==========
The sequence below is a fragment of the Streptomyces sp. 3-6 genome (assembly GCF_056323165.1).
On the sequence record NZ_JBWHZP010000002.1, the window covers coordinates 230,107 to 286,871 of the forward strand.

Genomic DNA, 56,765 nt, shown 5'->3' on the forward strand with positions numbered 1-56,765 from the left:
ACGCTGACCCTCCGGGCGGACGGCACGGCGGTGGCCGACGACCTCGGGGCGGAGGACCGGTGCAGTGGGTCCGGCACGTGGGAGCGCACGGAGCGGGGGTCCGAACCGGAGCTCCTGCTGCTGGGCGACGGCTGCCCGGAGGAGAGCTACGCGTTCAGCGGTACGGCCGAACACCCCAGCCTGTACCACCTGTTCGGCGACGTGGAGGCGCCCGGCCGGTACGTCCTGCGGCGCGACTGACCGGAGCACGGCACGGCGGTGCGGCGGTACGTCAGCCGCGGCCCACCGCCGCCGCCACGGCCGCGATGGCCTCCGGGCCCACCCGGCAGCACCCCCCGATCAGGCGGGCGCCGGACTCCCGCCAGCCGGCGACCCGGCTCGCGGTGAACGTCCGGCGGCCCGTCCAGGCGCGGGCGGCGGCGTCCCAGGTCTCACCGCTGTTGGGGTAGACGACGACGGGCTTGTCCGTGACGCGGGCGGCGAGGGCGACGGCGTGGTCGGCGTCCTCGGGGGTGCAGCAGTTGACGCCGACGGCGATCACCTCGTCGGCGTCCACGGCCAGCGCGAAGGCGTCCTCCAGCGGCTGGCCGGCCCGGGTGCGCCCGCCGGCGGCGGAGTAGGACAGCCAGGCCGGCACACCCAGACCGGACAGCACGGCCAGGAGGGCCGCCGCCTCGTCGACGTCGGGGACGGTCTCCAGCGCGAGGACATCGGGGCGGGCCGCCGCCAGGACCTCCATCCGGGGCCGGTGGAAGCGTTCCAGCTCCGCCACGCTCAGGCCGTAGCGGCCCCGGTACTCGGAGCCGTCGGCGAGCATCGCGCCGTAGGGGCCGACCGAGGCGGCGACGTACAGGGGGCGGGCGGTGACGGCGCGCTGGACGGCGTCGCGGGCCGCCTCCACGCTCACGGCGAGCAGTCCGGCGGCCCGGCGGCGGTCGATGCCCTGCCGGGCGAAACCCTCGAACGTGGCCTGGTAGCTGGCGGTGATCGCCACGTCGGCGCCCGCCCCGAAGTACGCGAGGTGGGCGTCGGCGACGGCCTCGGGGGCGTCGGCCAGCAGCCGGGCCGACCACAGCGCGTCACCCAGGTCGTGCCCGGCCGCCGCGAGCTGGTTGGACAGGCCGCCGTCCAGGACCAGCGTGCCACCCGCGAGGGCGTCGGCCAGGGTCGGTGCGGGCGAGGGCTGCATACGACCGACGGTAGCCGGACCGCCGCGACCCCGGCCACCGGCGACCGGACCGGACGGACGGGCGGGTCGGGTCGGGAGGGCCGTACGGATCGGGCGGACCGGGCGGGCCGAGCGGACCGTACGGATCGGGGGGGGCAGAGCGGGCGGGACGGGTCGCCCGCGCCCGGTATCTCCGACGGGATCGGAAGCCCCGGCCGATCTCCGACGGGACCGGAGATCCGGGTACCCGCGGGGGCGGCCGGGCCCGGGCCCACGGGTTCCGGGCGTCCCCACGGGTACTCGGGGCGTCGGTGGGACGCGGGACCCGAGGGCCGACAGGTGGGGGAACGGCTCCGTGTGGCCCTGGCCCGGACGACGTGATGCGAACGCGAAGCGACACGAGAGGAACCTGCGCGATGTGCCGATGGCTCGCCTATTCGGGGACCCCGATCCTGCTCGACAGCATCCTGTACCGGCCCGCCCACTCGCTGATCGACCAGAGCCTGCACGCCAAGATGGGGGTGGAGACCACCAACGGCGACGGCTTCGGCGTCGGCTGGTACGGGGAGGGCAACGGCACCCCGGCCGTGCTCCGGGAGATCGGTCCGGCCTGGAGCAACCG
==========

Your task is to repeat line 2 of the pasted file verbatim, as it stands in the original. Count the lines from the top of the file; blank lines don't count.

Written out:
On the sequence record NZ_JBWHZP010000002.1, the window covers coordinates 230,107 to 286,871 of the forward strand.